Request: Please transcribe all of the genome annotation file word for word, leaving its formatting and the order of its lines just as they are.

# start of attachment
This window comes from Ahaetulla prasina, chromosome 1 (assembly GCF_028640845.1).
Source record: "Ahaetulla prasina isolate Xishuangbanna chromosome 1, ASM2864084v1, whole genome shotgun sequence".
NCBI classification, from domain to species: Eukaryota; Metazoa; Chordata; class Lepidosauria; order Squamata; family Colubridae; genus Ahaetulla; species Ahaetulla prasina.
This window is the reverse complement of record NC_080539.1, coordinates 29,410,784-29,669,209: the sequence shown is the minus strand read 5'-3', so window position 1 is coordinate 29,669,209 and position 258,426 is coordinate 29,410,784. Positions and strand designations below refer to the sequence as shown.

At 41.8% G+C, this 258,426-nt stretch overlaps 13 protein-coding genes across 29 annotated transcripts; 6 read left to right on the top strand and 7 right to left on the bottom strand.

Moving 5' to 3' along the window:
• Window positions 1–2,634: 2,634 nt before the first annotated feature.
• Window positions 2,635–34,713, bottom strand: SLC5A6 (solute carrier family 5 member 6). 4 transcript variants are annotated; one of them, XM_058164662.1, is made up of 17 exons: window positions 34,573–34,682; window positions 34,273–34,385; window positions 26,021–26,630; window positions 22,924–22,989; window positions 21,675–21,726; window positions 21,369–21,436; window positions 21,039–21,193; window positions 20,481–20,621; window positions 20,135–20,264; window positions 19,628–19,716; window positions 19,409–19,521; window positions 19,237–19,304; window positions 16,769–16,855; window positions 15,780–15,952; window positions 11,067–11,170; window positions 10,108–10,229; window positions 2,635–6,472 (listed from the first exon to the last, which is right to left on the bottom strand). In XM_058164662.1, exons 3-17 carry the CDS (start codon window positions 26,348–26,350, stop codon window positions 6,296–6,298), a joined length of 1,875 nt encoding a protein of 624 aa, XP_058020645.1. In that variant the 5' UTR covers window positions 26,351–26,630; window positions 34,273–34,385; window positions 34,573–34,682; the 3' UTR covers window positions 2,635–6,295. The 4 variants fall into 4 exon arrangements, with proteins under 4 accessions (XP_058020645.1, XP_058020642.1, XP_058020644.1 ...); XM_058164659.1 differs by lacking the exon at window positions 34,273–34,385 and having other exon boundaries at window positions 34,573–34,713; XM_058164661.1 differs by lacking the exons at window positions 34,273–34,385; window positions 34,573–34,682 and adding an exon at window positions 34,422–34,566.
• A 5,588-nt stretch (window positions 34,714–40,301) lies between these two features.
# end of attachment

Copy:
This window comes from Ahaetulla prasina, chromosome 1 (assembly GCF_028640845.1).
Source record: "Ahaetulla prasina isolate Xishuangbanna chromosome 1, ASM2864084v1, whole genome shotgun sequence".
NCBI classification, from domain to species: Eukaryota; Metazoa; Chordata; class Lepidosauria; order Squamata; family Colubridae; genus Ahaetulla; species Ahaetulla prasina.
This window is the reverse complement of record NC_080539.1, coordinates 29,410,784-29,669,209: the sequence shown is the minus strand read 5'-3', so window position 1 is coordinate 29,669,209 and position 258,426 is coordinate 29,410,784. Positions and strand designations below refer to the sequence as shown.

At 41.8% G+C, this 258,426-nt stretch overlaps 13 protein-coding genes across 29 annotated transcripts; 6 read left to right on the top strand and 7 right to left on the bottom strand.

Moving 5' to 3' along the window:
• Window positions 1–2,634: 2,634 nt before the first annotated feature.
• Window positions 2,635–34,713, bottom strand: SLC5A6 (solute carrier family 5 member 6). 4 transcript variants are annotated; one of them, XM_058164662.1, is made up of 17 exons: window positions 34,573–34,682; window positions 34,273–34,385; window positions 26,021–26,630; window positions 22,924–22,989; window positions 21,675–21,726; window positions 21,369–21,436; window positions 21,039–21,193; window positions 20,481–20,621; window positions 20,135–20,264; window positions 19,628–19,716; window positions 19,409–19,521; window positions 19,237–19,304; window positions 16,769–16,855; window positions 15,780–15,952; window positions 11,067–11,170; window positions 10,108–10,229; window positions 2,635–6,472 (listed from the first exon to the last, which is right to left on the bottom strand). In XM_058164662.1, exons 3-17 carry the CDS (start codon window positions 26,348–26,350, stop codon window positions 6,296–6,298), a joined length of 1,875 nt encoding a protein of 624 aa, XP_058020645.1. In that variant the 5' UTR covers window positions 26,351–26,630; window positions 34,273–34,385; window positions 34,573–34,682; the 3' UTR covers window positions 2,635–6,295. The 4 variants fall into 4 exon arrangements, with proteins under 4 accessions (XP_058020645.1, XP_058020642.1, XP_058020644.1 ...); XM_058164659.1 differs by lacking the exon at window positions 34,273–34,385 and having other exon boundaries at window positions 34,573–34,713; XM_058164661.1 differs by lacking the exons at window positions 34,273–34,385; window positions 34,573–34,682 and adding an exon at window positions 34,422–34,566.
• A 5,588-nt stretch (window positions 34,714–40,301) lies between these two features.